The good psychologist deals with story and identity, he announces. And he who deals with story and identity deals with memory. All your events and experiences, all your insights and history, all that is bound and wrapped into your notion of I—it all depends on memory. (33)
...Well, fears are like mice in the fields. Nobody likes mice, but if you run away from them, if you deny their existence, they will only multiply and ruin the crops and gardens, take over the house. You must go after them and hunt them down. The same is true with fears. You are training here to become an anxiety hunter. Not an anxiety victim. Not anxiety prey. (42)
I have a rule here, he says. You cannot say ‘I don’t know’ about yourself. Your actions and thoughts are yours, they emerge out of you, and you always know something important about them. And if you don’t, then guess. Your guess doesn’t arise from the air, either, but from within you. It too is a sort of knowing. (51)
A part of you feels fear, and another part?
And what does the curious part have that the fearful part does not?
Yes. And this courage is also yours. Fear is an important consultant, but a lousy leader. You can listen to its advice, but you must not let it lead. Courage is a wise leader. You should follow it. (78)
...But I know this: cutting won’t bury the pain. And the pain, the doubts and fears, these are things you can address in therapy. You don’t have to carry everything alone. Nobody can carry their entire burden alone. (168)
...This is the principle of the functional autonomy of motives. It expresses a simple truth: what caused a process to begin is not necessarily what keeps it going….The young psychologist seeks the source of the client’s problems and believes that if he finds the source, he has solved the problem. As a child you were attacked by a vicious dog; that’s why you are terrified of dogs today….The fearsome dog of your childhood explains how your fear of dogs commenced, but not why you are still afraid all these years later, when you are no longer a child and that dog is no longer around. Your childhood story explained your childhood reactions, but not your present reactions. (175)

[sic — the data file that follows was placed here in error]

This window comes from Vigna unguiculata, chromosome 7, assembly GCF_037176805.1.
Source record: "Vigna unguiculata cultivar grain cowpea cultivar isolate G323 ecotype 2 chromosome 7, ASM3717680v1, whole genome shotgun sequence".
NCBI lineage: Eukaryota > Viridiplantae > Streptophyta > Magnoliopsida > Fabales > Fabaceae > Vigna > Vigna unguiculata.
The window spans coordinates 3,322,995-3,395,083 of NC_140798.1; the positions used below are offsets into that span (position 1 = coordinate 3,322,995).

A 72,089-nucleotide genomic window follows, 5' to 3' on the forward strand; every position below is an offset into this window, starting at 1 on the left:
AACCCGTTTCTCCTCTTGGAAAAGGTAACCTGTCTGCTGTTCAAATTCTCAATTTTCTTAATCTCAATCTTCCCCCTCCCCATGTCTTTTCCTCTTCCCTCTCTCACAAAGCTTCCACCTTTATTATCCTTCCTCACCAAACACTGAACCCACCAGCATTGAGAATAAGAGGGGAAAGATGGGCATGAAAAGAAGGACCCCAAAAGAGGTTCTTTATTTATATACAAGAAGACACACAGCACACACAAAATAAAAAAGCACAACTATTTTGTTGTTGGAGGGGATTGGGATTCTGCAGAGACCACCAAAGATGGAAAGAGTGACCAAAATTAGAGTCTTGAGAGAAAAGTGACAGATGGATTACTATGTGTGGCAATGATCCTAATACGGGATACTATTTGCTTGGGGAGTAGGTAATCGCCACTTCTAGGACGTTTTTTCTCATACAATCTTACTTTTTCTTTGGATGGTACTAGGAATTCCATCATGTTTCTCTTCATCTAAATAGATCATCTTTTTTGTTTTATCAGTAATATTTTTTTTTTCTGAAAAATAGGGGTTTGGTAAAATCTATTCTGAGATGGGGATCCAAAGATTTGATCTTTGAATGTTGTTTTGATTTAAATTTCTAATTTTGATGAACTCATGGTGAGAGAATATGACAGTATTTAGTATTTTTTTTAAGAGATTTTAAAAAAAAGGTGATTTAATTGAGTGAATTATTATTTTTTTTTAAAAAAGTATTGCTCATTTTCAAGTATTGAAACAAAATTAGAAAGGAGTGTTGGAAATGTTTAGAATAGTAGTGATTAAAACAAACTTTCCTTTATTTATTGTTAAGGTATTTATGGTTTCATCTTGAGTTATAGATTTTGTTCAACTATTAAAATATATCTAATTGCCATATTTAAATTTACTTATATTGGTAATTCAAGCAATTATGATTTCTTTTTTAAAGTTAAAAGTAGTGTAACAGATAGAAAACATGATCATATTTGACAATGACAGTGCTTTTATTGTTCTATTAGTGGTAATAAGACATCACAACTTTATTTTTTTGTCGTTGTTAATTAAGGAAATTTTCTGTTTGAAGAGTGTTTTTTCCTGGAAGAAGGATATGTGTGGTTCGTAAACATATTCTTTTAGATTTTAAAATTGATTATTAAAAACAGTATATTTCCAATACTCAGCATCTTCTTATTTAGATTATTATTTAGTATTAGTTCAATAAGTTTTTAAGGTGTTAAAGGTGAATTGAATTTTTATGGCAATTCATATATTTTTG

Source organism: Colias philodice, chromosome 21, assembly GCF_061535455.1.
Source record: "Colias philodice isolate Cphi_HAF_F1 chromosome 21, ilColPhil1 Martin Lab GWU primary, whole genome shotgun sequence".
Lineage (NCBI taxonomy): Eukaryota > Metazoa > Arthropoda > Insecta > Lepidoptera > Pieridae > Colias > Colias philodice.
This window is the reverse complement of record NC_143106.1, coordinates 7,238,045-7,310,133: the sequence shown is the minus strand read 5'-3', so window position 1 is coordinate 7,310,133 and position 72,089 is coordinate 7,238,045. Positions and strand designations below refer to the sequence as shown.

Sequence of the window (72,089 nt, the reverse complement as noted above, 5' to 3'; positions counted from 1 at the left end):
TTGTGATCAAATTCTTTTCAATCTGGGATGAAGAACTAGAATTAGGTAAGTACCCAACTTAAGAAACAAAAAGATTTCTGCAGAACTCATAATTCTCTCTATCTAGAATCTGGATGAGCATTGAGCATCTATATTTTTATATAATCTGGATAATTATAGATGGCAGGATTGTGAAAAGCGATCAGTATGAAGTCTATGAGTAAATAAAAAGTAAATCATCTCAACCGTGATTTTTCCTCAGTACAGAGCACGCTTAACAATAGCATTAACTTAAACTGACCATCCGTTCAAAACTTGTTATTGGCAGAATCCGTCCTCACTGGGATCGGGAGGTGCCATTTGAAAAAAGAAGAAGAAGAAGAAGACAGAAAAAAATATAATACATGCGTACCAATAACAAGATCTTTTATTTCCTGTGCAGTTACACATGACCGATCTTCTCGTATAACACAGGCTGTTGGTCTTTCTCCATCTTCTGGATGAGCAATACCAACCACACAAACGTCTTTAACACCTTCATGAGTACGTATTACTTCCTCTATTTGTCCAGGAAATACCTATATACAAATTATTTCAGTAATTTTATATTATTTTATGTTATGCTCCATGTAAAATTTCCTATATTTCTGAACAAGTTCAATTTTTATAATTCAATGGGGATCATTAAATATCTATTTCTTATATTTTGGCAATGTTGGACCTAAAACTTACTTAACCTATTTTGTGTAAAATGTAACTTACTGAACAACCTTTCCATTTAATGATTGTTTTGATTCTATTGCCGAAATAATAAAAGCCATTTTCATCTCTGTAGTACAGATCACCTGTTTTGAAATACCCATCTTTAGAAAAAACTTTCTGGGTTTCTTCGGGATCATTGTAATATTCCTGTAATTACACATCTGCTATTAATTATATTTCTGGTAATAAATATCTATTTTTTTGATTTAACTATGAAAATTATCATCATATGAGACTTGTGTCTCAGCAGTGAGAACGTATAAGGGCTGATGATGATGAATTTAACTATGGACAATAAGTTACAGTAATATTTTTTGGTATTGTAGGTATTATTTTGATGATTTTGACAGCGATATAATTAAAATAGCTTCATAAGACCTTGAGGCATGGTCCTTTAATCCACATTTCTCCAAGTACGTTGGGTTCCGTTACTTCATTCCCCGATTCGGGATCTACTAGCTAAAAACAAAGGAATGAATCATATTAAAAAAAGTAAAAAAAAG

...Imagine you’re in the ocean, and the waves are quite large, quite scary. What will you do? You can get out of the water, but then you won’t be able to enjoy the ocean. And then the fear controls your life. You are a slave to fear. It determines what you will do. And if you internalize this kind of solution-
avoidance, withdrawal-as your pattern of dealing with fear, then you know what will happen: your life will become a story of withdrawal, continuous defeat in the face of fear, and the more you lose the stronger fear becomes and the weaker you become. In addition, avoidance prevents learning….If you don’t spend time in the water, you’ll never learn to swim. Fear, in its deepest meaning, announces the need to go forward, not the need to retreat. (205)
You are telling yourself that you are not ready. What is this thought?
A guess, an hypothesis.
Right, and what do we do with those?
Test them….The most important thing is to commit to face your fear. No retreat. You cannot go back on this. Once you give your word, you are committed. Whatever happens, you must go through with it. (206-207)
...The goal of therapy is to provide the client with the tools to nurture and maintain psychological health. We help him practice the correct use of the tools; acceptance of emotions, rational examination of thoughts; to consciously confront erroneous patterns of response and embrace the flow of correct, healthy patterns….If the client stands on the tracks and a train is approaching, the client’s emerging anxiety is a correct response…The evidence quite strongly attests to the fact that a head-on encounter with a train is harmful. But if the client stands anxious in front of an elevator, then he must confront his fear, not obey it, because the dangers of the elevator are negligible and avoiding it will cause unnecessary misery….is to find out whether the client’s problem is a train or an elevator; and then your mission is to help the client step off railway tracks and enter elevators. How will you accomplish that?...with your alert and accepting yet uninvolved presence; with reflection and guidance—those are the ingredients. (222)
...And still it is important to remember that however fluent and aware and accepting you are, however illuminating and healing the therapeutic experience, still it won’t suffice to move the client. One hour a week of battering against the walls cannot breach a fortress built over many long years. The lessons learned in session must be translated into everyday practice. The shape of one’s life, in the final analysis, emerges from the sum of one’s everydays. (222-223)